Today, November 22, 2010, is the 47th anniversary of President John F. Kennedy's assassination. Like many others, I remember the exact spot I was standing in when I found out. DESPITE HIS SHORT TIME IN OFFICE, KENNEDY WILL BE FOREVER REMEMBERED AS ONE OF OUR GREATEST PRESIDENTS.
Two days later, as Jack Ruby shot Lee Harvey Oswald on TV, I remember sitting on our couch with my sister and my Grandma Edelblum shrieking, "What's this country coming to!"
RUBY SHOOTING OSWALD WAS THE FIRST MURDER EVER SEEN LIVE, ON TV. FAR WORSE, IT SPAWNED AND PROTECTED THE GREATEST MYSTERY OF MY GENERATION.
A couple of more days later, I was watching JFK's funeral procession on my parents' bedroom TV and the sight of John Jr's good-bye salute to his dad became forever etched in my psyche. THIS POWERFUL IMAGE STILL LEAVES A LUMP IN MY THROAT.Sadly, the debate of a lone gunman theory versus a colossal conspiracy remains unresolved. I hate to admit it but I can't stop waffling between the two notions. This is especially strange because I've been behind the fence, atop the grassy knoll at Dealey Plaza in Dallas. Based solely on my instinct and an unscientific standpoint, I can't imagine the "kill-shot" coming from anywhere else, let alone one man (Oswald) so high up in the Texas Book Depository.
JULY 1976, I TOOK THIS PICTURE FROM THE BEHIND THE FENCE, ABOVE THE GRASSY KNOLL. THIS SPOT IS NINETY FEET FROM WHERE THE LIMOUSINE DRIVER CAME TO A COMPLETE STOP AFTER THE FIRST SHOTS RANG OUT. THAT SHORT PAUSE EITHER PURPOSELY OR ACCIDENTALLY SET-UP WHAT THE CONSPIRACY THEORISTS BELIEVE TO BE KENNEDY'S "KILL SHOT."
OLIVER STONE BORROWED WINSTON CHURCHILL'S QUOTE ON THE RUSSIANS WHEN HE HAD JOE PESCI'S CHARACTER, DAVID FERRIE SAY OF THE JFK ASSASSINATION, "ITS A MYSTERY. IT'S A MYSTERY WRAPPED IN A RIDDLE, INSIDE AN ENIGMA."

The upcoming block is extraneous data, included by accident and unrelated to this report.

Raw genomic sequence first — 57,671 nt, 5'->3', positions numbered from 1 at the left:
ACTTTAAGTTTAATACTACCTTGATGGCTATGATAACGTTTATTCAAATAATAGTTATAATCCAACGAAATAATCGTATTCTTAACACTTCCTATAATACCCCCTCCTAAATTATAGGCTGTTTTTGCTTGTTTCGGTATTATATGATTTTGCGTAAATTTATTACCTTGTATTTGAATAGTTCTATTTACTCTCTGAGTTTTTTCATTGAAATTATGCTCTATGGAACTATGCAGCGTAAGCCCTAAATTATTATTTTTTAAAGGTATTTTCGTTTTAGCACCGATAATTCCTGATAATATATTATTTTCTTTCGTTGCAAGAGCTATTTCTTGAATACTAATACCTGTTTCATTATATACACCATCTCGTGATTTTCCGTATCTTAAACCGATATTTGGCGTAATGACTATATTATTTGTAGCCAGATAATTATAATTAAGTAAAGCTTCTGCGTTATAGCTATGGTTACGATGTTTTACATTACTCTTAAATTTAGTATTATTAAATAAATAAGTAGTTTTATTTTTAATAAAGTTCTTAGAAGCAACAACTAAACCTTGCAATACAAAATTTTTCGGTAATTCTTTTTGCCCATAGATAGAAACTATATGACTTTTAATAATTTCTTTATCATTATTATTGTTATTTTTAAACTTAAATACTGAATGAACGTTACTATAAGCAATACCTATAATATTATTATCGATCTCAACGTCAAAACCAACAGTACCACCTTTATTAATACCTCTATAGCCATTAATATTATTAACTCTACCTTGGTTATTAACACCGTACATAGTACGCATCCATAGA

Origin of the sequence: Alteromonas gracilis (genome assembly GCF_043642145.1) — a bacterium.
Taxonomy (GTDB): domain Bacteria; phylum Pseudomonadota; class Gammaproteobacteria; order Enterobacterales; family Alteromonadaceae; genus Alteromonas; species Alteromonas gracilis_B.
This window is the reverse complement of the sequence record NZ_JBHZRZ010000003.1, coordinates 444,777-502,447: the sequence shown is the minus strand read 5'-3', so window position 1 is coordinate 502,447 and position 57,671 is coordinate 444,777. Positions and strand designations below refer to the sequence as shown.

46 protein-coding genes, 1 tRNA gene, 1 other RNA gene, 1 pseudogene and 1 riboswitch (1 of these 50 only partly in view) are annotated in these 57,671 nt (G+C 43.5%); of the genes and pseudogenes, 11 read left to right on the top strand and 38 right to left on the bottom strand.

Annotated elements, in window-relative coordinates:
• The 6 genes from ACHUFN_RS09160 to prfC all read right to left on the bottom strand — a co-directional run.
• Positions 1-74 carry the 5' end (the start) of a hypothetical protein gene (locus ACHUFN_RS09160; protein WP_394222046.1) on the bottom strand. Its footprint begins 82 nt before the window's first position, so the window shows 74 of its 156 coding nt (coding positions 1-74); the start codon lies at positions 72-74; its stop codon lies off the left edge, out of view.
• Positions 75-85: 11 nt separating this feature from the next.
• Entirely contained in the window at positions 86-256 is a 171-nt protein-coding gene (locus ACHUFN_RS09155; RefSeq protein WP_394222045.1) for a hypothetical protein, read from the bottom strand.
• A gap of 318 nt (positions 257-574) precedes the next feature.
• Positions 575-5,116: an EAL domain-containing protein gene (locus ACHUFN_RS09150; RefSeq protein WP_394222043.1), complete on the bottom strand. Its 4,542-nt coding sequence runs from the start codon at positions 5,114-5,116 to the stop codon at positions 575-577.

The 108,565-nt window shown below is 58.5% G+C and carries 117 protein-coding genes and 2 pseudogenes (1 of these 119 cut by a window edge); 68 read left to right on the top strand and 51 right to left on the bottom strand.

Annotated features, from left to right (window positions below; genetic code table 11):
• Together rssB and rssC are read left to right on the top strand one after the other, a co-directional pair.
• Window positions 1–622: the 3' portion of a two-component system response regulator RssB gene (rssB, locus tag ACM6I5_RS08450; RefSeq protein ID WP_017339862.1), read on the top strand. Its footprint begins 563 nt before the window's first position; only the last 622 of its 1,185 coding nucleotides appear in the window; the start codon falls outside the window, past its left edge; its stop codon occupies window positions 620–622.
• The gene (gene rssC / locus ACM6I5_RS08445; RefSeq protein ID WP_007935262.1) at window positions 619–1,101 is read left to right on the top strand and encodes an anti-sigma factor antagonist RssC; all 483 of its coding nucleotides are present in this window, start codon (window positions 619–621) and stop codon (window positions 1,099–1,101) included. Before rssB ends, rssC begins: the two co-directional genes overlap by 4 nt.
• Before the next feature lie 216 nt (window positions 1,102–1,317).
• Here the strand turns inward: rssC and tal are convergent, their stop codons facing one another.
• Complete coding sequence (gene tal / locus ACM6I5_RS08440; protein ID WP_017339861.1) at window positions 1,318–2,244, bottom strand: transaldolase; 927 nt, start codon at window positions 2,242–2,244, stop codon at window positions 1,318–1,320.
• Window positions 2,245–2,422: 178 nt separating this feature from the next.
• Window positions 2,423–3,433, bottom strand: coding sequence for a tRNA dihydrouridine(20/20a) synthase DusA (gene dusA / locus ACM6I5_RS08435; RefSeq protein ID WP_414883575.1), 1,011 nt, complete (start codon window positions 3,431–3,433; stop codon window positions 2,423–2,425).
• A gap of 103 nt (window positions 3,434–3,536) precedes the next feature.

To further cloud the picture, the Warren Commission and the House Select Committee on Assassinations (HSCA) both came to the same, lone assassin conclusion, (but the HSCA did speculate that based on disputed, acoustic evidence that there was the probability of a conspiracy).
Deep down, I doubt that today's government has anything to gain by failing to disclose vital JFK assassination data. That's why it is both annoying and embarrassing that a country with so many resources can't provide closure to the greatest puzzle of my generation. Even with all my wisdom, for the sake of my serenity, I no longer try to absorb the information, misinformation and fear that other facts are being withheld. So before my head spins off, I feel it is necessary to stop dwelling on who killed John Kennedy.
To redirect my general, inner need to know, I have become a detective and concentrate on unraveling my own, less challenging mysteries. When I succeed, I take a bow and crow, "I am a charter member of the, 'JUNIOR SHERLOCK HOLMES CLUB.'"
My latest case wasn't as elementary as most. It started six weeks ago, at a luncheon date with FLOWGLO, at the Red Oak Diner in Hazlet New Jersey. During our lengthy conversation, my wife Sue reminded me to, NOT forget my glasses. I assured her that I had the situation under control. Forty minutes later, I was standing in the vestibule getting ready to leave when the kindly waitress burst through the door and handed me my glasses.
The middle leg of our journey was to Sue's old neighborhood, in the Rockaway Beach section of Queens. It was shocking how many things have changed. Like the Gil Hodges Bridge that links the Brooklyn mainland to the her old stomping ground. In the 70's, that toll was ten cents. Back then, it was not uncommon for someone in the passenger seat to try to make a hook-shot basket from the other side of the car with a dime. Hard to believe but true, thirty something years later, they took the sport out it and now charge $2.75. Sue gave a shot to the ribs when I said, "If it was that much back then, I probably would never have pursued you."